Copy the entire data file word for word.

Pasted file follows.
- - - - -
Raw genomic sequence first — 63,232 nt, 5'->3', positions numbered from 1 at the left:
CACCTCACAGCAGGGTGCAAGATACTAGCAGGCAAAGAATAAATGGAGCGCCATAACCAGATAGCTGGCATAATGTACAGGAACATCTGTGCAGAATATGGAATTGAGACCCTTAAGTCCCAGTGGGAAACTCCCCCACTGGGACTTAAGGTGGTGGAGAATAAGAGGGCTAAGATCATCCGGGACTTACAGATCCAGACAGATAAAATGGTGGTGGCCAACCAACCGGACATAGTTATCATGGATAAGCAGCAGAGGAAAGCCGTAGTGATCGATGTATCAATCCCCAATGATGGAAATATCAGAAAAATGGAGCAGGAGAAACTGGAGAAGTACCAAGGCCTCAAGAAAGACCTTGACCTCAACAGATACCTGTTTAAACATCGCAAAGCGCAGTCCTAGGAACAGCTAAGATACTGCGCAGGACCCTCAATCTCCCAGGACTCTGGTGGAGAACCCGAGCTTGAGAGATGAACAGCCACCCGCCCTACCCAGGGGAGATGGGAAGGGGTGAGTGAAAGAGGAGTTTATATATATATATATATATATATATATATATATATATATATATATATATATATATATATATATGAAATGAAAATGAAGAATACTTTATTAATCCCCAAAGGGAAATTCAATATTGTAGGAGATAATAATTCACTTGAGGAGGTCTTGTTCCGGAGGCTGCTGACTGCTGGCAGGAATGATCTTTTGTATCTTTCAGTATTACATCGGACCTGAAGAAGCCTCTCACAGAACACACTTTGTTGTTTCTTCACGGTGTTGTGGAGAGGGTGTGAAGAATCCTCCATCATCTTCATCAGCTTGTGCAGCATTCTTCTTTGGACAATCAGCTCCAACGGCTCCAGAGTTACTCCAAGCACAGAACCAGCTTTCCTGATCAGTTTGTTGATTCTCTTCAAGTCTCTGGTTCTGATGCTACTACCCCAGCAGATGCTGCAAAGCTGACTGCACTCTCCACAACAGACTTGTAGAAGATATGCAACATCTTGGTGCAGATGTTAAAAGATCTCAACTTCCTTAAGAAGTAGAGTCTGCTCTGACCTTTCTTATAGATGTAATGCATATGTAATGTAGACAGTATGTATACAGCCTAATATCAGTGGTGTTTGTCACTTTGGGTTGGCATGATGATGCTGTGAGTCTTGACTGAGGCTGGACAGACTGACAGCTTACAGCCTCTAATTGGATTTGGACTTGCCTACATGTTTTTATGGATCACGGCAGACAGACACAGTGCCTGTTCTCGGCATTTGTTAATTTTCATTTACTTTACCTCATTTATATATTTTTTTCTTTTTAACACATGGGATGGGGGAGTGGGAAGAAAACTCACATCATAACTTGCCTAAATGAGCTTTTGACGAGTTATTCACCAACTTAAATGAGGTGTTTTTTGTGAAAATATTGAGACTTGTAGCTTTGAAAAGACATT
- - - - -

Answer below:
Raw genomic sequence first — 63,232 nt, 5'->3', positions numbered from 1 at the left:
CACCTCACAGCAGGGTGCAAGATACTAGCAGGCAAAGAATAAATGGAGCGCCATAACCAGATAGCTGGCATAATGTACAGGAACATCTGTGCAGAATATGGAATTGAGACCCTTAAGTCCCAGTGGGAAACTCCCCCACTGGGACTTAAGGTGGTGGAGAATAAGAGGGCTAAGATCATCCGGGACTTACAGATCCAGACAGATAAAATGGTGGTGGCCAACCAACCGGACATAGTTATCATGGATAAGCAGCAGAGGAAAGCCGTAGTGATCGATGTATCAATCCCCAATGATGGAAATATCAGAAAAATGGAGCAGGAGAAACTGGAGAAGTACCAAGGCCTCAAGAAAGACCTTGACCTCAACAGATACCTGTTTAAACATCGCAAAGCGCAGTCCTAGGAACAGCTAAGATACTGCGCAGGACCCTCAATCTCCCAGGACTCTGGTGGAGAACCCGAGCTTGAGAGATGAACAGCCACCCGCCCTACCCAGGGGAGATGGGAAGGGGTGAGTGAAAGAGGAGTTTATATATATATATATATATATATATATATATATATATATATATATATATATATATATATATATGAAATGAAAATGAAGAATACTTTATTAATCCCCAAAGGGAAATTCAATATTGTAGGAGATAATAATTCACTTGAGGAGGTCTTGTTCCGGAGGCTGCTGACTGCTGGCAGGAATGATCTTTTGTATCTTTCAGTATTACATCGGACCTGAAGAAGCCTCTCACAGAACACACTTTGTTGTTTCTTCACGGTGTTGTGGAGAGGGTGTGAAGAATCCTCCATCATCTTCATCAGCTTGTGCAGCATTCTTCTTTGGACAATCAGCTCCAACGGCTCCAGAGTTACTCCAAGCACAGAACCAGCTTTCCTGATCAGTTTGTTGATTCTCTTCAAGTCTCTGGTTCTGATGCTACTACCCCAGCAGATGCTGCAAAGCTGACTGCACTCTCCACAACAGACTTGTAGAAGATATGCAACATCTTGGTGCAGATGTTAAAAGATCTCAACTTCCTTAAGAAGTAGAGTCTGCTCTGACCTTTCTTATAGATGTAATGCATATGTAATGTAGACAGTATGTATACAGCCTAATATCAGTGGTGTTTGTCACTTTGGGTTGGCATGATGATGCTGTGAGTCTTGACTGAGGCTGGACAGACTGACAGCTTACAGCCTCTAATTGGATTTGGACTTGCCTACATGTTTTTATGGATCACGGCAGACAGACACAGTGCCTGTTCTCGGCATTTGTTAATTTTCATTTACTTTACCTCATTTATATATTTTTTTCTTTTTAACACATGGGATGGGGGAGTGGGAAGAAAACTCACATCATAACTTGCCTAAATGAGCTTTTGACGAGTTATTCACCAACTTAAATGAGGTGTTTTTTGTGAAAATATTGAGACTTGTAGCTTTGAAAAGACATT